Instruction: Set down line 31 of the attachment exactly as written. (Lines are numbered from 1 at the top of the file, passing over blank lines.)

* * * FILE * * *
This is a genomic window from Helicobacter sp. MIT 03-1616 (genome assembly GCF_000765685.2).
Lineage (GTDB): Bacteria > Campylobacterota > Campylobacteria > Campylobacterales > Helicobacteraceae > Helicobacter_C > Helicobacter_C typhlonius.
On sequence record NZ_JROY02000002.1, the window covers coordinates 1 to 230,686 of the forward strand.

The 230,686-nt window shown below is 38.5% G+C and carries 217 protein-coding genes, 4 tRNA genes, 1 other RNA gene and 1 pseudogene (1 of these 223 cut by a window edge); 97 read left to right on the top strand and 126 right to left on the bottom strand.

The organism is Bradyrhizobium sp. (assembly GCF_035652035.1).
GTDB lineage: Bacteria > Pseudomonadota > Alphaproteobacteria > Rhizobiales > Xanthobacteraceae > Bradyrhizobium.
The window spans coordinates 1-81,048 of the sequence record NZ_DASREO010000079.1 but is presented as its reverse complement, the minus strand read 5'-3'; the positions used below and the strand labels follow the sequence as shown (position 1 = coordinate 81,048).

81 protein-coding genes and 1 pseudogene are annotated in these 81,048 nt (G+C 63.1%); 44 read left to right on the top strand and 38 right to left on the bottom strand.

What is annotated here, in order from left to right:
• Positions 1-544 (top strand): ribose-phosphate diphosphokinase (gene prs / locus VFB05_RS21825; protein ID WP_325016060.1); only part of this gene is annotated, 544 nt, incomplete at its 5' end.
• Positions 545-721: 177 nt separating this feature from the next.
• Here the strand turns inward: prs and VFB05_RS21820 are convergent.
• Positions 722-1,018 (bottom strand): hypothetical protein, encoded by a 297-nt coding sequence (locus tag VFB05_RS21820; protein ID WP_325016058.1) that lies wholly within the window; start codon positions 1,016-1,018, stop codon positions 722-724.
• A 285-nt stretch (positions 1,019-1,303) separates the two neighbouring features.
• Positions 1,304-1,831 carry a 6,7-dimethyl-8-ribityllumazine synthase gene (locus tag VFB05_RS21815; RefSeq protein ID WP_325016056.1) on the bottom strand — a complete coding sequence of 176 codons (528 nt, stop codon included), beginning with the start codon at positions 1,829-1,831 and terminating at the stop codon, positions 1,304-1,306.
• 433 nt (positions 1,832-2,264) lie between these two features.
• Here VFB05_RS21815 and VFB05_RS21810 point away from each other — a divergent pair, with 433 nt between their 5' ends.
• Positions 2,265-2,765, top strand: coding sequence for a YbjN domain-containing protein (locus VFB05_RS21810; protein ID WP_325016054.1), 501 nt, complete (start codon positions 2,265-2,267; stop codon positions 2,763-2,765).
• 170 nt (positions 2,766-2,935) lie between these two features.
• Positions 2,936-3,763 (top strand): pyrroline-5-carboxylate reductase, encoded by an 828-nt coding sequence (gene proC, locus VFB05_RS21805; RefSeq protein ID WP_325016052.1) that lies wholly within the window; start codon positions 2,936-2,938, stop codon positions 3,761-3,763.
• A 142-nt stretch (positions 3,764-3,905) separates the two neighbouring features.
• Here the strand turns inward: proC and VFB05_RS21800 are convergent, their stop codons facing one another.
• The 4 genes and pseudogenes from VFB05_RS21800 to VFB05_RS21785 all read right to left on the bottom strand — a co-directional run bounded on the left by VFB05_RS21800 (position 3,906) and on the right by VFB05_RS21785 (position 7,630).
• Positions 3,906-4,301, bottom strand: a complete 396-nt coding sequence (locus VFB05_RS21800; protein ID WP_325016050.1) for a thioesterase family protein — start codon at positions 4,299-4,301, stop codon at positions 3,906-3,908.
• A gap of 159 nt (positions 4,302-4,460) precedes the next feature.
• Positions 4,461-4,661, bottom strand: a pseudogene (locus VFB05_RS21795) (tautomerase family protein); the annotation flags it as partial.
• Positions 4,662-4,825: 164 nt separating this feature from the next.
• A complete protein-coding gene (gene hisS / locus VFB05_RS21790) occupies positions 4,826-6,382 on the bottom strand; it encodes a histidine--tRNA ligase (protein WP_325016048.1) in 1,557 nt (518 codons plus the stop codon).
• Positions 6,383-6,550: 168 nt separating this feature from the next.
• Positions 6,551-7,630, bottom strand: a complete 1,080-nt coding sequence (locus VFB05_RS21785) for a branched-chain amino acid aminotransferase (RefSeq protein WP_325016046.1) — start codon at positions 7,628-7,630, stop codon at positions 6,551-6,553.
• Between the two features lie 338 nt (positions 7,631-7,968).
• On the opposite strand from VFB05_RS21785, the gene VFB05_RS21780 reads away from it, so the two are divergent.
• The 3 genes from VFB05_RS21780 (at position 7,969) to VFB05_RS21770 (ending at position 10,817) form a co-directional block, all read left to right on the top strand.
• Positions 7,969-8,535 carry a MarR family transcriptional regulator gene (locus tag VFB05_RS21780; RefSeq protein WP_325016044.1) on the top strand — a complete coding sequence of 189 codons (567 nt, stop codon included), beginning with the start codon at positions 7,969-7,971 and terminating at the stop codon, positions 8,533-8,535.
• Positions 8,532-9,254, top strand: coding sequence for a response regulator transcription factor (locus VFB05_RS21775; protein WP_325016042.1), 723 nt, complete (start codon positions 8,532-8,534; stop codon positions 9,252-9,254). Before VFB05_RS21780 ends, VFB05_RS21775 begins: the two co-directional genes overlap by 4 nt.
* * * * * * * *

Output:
• Between the two features lie 338 nt (positions 7,631-7,968).